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Foreclosure Calm Before the Coronavirus Housing Market Storm Begins

Foreclosure Calm Before the Coronavirus Housing Market Storm Begins


U.S. Home Foreclosures Reached an All-time Record Low in February 2020

According to ATTOM Data Solutions' February 2020 U.S. Foreclosure Market Report, there were a total of 48,004 U.S. properties with foreclosure filings -- default notices, scheduled auctions or bank repossessions -- the lowest number of total foreclosure filings recorded since being tracking in April 2005.

"Foreclosure activity across the United States hit new lows in February, yet another marker of the nation's long housing boom," said Todd Teta, chief product officer with ATTOM Data Solutions. "However, as with just about anything connected to the housing market right now, the foreclosure situation is now totally in flux because of the ever-evolving coronavirus pandemic. Many lenders have suspended foreclosure proceedings, so the numbers will most likely continue to drop in the coming months. But after that, we may see an uptick in foreclosures as a result of dramatic economic impacts, such as more homeowners losing their jobs and falling behind on mortgage payments."

Foreclosure completion numbers continue annual decline

Lenders repossessed 10,469 U.S. properties through completed foreclosures (REOs) in February 2020, up 1 percent from last month but down 8 percent from last year - the second consecutive annual decline in completed foreclosures.

States that saw an annual decrease in REOs in February 2020 included: Florida (down 47 percent); New Jersey (down 37 percent); New York (down 18 percent); Texas (down 16 percent); and Maryland (down 13 percent).

Those major metropolitan statistical areas (MSAs) with a population greater than 200,000 that saw the greatest number of REOs included: Chicago, IL (614 REOs); Riverside, CA (529 REOs); New York, NY (446 REOs); Los Angeles, CA (368 REOs); and Philadelphia, PA (328 REOs).

Highest foreclosure rates in New Jersey, Illinois and Delaware

Nationwide one in every 2,841 housing units had a foreclosure filing in February 2020. States with the highest foreclosure rates were New Jersey (one in every 1,457 housing units with a foreclosure filing); Illinois (one in every 1,507 housing units); Delaware (one in every 1,628 housing units); South Carolina (one in every 1,688 housing units); and Maryland (one in every 1,713 housing units).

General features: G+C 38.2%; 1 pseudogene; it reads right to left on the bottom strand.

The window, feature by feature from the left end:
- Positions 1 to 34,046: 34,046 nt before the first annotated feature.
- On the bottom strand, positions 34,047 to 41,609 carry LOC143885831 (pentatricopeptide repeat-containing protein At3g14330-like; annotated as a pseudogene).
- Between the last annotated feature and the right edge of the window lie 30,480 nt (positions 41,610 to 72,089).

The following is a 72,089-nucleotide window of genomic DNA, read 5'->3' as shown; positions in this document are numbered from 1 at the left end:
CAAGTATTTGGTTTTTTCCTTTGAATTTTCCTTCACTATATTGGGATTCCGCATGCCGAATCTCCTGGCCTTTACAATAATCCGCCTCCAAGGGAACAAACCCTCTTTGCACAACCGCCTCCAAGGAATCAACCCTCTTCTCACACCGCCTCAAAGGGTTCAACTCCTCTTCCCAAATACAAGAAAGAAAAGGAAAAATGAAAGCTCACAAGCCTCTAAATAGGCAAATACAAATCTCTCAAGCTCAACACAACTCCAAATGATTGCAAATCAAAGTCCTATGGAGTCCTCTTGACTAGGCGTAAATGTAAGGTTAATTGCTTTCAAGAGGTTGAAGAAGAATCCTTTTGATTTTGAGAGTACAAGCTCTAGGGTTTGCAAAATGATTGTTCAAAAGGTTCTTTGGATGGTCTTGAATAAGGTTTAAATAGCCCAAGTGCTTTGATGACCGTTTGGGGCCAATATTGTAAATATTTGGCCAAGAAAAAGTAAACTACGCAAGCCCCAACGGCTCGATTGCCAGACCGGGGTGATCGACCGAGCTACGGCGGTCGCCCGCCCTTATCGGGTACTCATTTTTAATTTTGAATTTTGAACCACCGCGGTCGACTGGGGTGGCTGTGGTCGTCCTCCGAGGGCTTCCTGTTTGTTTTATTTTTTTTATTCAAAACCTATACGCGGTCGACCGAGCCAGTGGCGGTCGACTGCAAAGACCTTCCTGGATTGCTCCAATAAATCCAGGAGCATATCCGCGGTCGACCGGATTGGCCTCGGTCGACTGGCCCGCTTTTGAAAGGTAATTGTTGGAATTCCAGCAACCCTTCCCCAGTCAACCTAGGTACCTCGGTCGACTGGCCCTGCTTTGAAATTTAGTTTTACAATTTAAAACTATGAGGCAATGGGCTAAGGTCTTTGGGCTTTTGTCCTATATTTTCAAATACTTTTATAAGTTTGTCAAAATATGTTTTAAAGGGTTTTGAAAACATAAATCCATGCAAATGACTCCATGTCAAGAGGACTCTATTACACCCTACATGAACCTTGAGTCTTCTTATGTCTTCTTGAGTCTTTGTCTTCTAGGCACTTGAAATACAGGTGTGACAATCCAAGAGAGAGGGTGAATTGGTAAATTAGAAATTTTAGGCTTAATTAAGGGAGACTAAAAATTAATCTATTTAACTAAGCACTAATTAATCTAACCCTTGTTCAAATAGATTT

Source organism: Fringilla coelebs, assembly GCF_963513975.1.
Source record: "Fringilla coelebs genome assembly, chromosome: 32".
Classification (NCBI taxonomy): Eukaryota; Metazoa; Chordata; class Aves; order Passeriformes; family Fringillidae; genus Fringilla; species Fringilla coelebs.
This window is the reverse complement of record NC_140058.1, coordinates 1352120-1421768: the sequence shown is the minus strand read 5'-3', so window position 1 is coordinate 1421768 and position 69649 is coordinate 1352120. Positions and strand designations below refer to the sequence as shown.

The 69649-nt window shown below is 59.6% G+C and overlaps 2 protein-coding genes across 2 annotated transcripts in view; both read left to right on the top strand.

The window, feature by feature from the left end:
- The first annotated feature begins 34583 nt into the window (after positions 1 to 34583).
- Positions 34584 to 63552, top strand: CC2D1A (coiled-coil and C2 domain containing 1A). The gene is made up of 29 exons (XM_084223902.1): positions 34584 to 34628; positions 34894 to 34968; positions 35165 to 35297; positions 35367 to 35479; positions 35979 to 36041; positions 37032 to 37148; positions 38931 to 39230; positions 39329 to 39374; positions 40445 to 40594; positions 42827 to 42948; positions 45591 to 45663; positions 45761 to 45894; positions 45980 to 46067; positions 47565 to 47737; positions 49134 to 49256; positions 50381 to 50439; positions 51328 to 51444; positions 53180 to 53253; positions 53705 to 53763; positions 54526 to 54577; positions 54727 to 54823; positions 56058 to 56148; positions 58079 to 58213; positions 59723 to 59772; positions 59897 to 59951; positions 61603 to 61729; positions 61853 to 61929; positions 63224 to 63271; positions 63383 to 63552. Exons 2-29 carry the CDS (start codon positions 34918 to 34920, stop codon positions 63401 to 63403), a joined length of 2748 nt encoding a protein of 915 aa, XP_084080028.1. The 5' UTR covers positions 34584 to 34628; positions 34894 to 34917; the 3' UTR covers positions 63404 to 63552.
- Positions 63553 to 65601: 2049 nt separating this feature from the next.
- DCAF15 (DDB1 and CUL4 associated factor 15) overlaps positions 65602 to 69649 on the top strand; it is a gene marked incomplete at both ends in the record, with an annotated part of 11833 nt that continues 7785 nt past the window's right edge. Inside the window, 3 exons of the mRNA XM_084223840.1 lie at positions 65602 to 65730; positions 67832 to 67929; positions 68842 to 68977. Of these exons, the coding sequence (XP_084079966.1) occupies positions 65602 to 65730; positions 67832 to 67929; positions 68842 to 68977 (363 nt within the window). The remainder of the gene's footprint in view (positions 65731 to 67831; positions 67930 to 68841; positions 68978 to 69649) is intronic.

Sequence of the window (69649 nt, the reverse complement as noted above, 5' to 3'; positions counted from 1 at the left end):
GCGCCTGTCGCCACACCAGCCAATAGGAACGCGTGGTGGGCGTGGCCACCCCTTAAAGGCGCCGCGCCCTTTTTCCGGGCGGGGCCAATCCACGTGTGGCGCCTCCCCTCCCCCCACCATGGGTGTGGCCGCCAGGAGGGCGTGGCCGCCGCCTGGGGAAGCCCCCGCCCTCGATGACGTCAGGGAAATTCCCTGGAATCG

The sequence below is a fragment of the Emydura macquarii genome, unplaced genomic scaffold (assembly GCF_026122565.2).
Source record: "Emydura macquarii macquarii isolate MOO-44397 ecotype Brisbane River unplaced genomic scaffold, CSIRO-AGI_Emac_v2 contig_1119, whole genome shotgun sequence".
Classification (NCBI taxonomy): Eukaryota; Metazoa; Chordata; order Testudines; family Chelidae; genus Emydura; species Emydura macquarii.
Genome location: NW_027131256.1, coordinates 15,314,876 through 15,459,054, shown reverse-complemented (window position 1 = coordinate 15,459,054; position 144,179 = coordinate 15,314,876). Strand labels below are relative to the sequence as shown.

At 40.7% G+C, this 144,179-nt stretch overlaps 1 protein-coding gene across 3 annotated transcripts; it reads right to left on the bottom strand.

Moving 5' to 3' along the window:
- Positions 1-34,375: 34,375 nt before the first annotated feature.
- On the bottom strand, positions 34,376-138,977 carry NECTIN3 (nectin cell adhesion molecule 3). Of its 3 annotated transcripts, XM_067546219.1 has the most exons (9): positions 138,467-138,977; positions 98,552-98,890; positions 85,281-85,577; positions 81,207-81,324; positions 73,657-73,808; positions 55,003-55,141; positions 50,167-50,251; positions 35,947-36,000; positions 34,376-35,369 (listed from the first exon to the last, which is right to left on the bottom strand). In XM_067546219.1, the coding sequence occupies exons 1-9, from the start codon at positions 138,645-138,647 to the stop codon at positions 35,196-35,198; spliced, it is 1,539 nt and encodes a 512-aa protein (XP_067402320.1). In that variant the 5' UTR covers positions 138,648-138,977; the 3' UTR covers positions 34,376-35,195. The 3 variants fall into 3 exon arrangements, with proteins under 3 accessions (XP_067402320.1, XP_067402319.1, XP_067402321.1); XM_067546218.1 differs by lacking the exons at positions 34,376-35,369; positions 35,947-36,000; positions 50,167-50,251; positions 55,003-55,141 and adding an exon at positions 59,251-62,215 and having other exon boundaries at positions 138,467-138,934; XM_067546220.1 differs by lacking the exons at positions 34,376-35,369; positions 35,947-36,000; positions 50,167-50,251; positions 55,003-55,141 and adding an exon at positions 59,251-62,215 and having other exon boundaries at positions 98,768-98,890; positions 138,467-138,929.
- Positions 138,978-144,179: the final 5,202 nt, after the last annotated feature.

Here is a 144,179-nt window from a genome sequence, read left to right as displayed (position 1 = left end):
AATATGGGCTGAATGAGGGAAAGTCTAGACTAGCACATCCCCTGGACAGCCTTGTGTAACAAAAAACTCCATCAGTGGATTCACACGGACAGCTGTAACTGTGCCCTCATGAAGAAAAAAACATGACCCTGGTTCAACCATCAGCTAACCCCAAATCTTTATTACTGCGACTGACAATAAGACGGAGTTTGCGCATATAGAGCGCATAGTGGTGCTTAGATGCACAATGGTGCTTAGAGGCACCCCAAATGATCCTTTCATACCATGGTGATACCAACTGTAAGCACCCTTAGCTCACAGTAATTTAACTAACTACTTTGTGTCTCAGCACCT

Among the 220 metropolitan statistical areas with a population of at least 200,000, those with the highest foreclosure rates in February were Bakersfield, CA (one in every 948 housing units with a foreclosure filing); Atlantic City, NJ (one in every 1,032 housing units); Columbia, SC (one in every 1,042 housing units); Rockford, IL (one in every 1,049 housing units); and Fayetteville, NC (one in every 1,089 housing units).

Those metropolitan areas with a population greater than 1 million, with the worst foreclosure rates in February 2020 included: Riverside, CA (one in every 1,109 housing units); Chicago, IL (one in every 1,314 housing units); Philadelphia, PA (one in every 1,391 housing units); Cleveland, OH (one in every 1,469 housing units); and Baltimore, MD (one in every 1,605 housing units).

Foreclosure starts increase monthly in 20 states

Lenders started the foreclosure process on 27,058 U.S. properties in February 2020, up 3 percent from last month but down 9 percent from a year ago -- the thirteenth consecutive month showing an annual decline. 

States that saw double digit increases in foreclosure starts from last month included: Nevada (up 63 percent); Oregon (up 49 percent); Washington (up 47 percent); Texas (up 28 percent); and Michigan (up 20 percent).

Counter to the national trend, 31 states including Washington, DC posted month-over-month decreases in foreclosure starts in February 2020, including Minnesota (down 38 percent); Tennessee (down 26 percent); Virginia (down 19 percent); New York (down 15 percent); and Ohio (down 13 percent).


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